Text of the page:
This rugged ecoregion is heavily forested and the traditional forest cover is oak, pine, and hickory. Since logging has long been an important industry in this region, much of the original forest has been clear cut over the years and it is now home to large stands of loblolly pine and shortleaf pine.
Oklahoma has a long history of human inhabitation that dates back thousands of years. The state is home to dozens of federally-recognized tribes and nations, including those with ancient ancestral ties to the land and those whose peoples were forcibly relocated to the region after the Indian Removal Act of 1830.
Some of the many peoples that call this land home include the Osage, the Wichita, the Caddo, the Kicahi, the Pawnee, the Cherokee, the Choctaw, and the Chickasaw.
Among the first Europeans to visit the region that is now Oklahoma were French fur trappers and traders who arrived in the 17th century. Along with the rest of western New France, the land was ceded to Spain after the Treaty of Fontainebleau, though it eventually came back under France’s control before being sold to the US during the Louisiana Purchase.
The land that is now Oklahoma was once part of the Arkansas Territory, though it was separated from Arkansas in1824 and 1838.
Oh, and if you’re wondering why Oklahoma has a panhandle, the answer lies in the 1819 Adams-Onís Treaty. This treaty between the US and Spain defined parts of the southwestern US as Spanish Territory, including the land that would later become the Oklahoma Panhandle under the land agreements detailed in the Compromise of 1850 when Texas was admitted to the Union in 1845.
The mid-1800s was a very tumultuous time for Oklahoma due to the passage of the 1830 Indian Removal Act, which saw the forced relocation of tens of thousands of Indigenous peoples from their ancestral lands in places like North Carolina, Florida, Alabama, and Mississippi, to Oklahoma along the Trail of Tears.
During and after the Civil War, Oklahoma became a major destination for would-be homesteaders under the 1862 Homestead Act and the Land Run of 1889. In 1907, Oklahoma also became the 46th state in the US.
Right around this time, Oklahoma’s oil fields started to gain quite a lot of attention, leading to a period of widespread prosperity in the 1920s. However, as the Great Depression dropped farm and oil prices to a mere fraction of their historic value, Oklahomans struggled greatly during the 1930s and during the subsequent Dust Bowl.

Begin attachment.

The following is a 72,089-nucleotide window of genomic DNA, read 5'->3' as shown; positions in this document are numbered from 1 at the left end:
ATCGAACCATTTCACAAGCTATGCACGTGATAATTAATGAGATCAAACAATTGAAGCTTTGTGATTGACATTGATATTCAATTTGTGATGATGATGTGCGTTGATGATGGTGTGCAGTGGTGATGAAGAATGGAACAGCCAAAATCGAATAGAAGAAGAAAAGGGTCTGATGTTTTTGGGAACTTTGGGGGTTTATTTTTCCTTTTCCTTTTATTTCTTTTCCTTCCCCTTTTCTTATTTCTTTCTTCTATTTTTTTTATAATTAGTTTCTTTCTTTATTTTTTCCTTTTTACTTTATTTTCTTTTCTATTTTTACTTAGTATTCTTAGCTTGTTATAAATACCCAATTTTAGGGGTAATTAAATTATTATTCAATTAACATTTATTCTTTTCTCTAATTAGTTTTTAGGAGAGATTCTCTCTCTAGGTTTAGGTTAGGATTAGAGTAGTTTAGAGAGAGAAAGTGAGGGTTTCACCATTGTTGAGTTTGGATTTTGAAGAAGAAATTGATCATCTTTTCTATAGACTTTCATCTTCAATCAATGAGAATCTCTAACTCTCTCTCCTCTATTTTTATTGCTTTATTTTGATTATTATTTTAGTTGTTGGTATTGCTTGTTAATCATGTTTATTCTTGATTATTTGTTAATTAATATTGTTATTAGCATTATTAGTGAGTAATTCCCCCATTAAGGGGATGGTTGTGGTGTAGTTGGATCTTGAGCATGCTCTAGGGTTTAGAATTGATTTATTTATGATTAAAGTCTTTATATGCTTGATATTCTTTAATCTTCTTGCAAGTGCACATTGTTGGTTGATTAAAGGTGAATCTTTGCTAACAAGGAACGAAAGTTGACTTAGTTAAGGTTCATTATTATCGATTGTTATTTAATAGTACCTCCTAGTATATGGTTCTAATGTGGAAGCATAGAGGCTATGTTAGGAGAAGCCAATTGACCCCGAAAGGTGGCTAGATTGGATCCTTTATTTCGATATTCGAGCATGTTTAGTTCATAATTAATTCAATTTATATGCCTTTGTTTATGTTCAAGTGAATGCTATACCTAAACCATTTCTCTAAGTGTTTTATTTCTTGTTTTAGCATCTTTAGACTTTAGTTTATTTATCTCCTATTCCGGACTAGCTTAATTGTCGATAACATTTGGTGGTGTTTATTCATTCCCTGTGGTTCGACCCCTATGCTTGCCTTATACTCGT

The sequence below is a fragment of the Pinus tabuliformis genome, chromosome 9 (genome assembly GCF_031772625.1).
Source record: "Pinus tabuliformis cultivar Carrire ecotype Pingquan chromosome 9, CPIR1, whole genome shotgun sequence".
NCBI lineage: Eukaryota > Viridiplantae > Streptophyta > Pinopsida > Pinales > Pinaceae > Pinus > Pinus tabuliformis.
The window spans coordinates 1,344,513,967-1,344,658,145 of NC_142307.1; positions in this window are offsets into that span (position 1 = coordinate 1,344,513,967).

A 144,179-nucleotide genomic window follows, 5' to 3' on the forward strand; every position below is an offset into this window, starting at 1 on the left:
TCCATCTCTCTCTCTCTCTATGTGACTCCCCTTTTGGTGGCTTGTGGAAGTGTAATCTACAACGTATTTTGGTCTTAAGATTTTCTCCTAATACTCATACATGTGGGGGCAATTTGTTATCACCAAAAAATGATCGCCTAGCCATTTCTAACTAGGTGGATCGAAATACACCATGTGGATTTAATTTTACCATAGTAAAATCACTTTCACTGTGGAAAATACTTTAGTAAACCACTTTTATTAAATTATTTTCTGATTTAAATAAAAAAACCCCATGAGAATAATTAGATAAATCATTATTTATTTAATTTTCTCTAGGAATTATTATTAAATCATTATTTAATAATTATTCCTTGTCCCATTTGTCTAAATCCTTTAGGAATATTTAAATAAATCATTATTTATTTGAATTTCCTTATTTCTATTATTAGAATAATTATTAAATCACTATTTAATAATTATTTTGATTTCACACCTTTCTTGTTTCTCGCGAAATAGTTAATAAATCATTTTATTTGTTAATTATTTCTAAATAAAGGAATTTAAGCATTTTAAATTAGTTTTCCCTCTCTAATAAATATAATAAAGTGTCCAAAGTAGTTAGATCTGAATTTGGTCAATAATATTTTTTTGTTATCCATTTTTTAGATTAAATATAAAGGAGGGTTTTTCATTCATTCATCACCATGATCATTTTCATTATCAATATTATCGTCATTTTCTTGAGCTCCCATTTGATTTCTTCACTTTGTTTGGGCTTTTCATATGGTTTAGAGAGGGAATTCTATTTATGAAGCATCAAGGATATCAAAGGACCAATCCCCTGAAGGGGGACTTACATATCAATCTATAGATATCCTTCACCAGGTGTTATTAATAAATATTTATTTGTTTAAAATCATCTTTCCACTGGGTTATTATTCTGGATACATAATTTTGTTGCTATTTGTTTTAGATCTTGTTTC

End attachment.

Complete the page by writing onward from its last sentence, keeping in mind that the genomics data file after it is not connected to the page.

To this day, much of Oklahoma’s economy relies on agriculture, oil, and natural gas production, though the state now has a booming aeronautical industry. Oklahoma’s mountains and tablelands also make for an excellent adventure if you’re looking to get off the beaten path.
Looking for an adventure in Oklahoma? These are some of the most popular hiking destinations to check out:
Black Mesa Nature Preserve is situated along the westernmost edge of Oklahoma’s Panhandle near its border with Colorado and New Mexico. The preserve is most famous for being home to the tallest point in the state, Black Mesa, which visitors can hike to the top of.
This nature preserve is home to a mix of rare and endangered species as well as some great wildlife, like black bears, mountain lions, mule deer, antelope, bighorn sheep, and bobcats. It’s also an excellent place to go stargazing due to the very dark night skies.
Ouachita is known for being one of the oldest national forests in the southern United States as it was officially designated in 1907. It is now famous for its old growth forests, which are rare in this part of the country. Moreover, there are hundreds of miles of hiking trails in the forest to enjoy, both within Oklahoma and in Arkansas.
Home to the majority of the Wichita Mountains, the aptly named Wichita Mountains National Wildlife Refuge is located in the southwestern part of Oklahoma near the city of Lawton. It is home to 41 named mountains, the highest and most prominent of which is Mount Pinchot, which was named after the first chief of the US Forest Service, Gifford Pinchot.
The refuge has been protecting threatened wildlife in Oklahoma since 1901, which makes it one of the oldest refuges in the country.
It also contains one of the last undisturbed mixed grass prairie ecosystems in the state, which are home to some fantastic animal species, such as plains bison, elk, and prairie dogs. You can also find some Texas longhorn cattle in the refuge, though these are an introduced species that’s actually descended from cattle that are native to Spain.
The Wichita Mountains National Wildlife Refuge is one of the most popular recreation areas in Oklahoma. There are plenty of hiking trails to enjoy, as well as great fishing opportunities, and even some great rock climbing crags on Mount Scott.
Here are some of the best places to stay in Oklahoma:
The capital and largest city in the state, Oklahoma City is located near the geographic center of Oklahoma and is home to nearly 1.4 million people. Due to its location within the Great Plains, Oklahoma City, or OKC, is home to a major livestock market and trade industry.
Oklahoma City is easy to get to by road, thanks to the nearby I-35 and I-40. It also has the busiest airport in the state, Will Rogers World Airport.
Tulsa is the second largest city in the state with about 400,000 residents. The city is situated in the Green Country of northeastern Oklahoma and it is a major commercial hub of the region, thanks to its strong oil industry. Much of the land in the city is part of the Muscogee (Creek) Nation territory.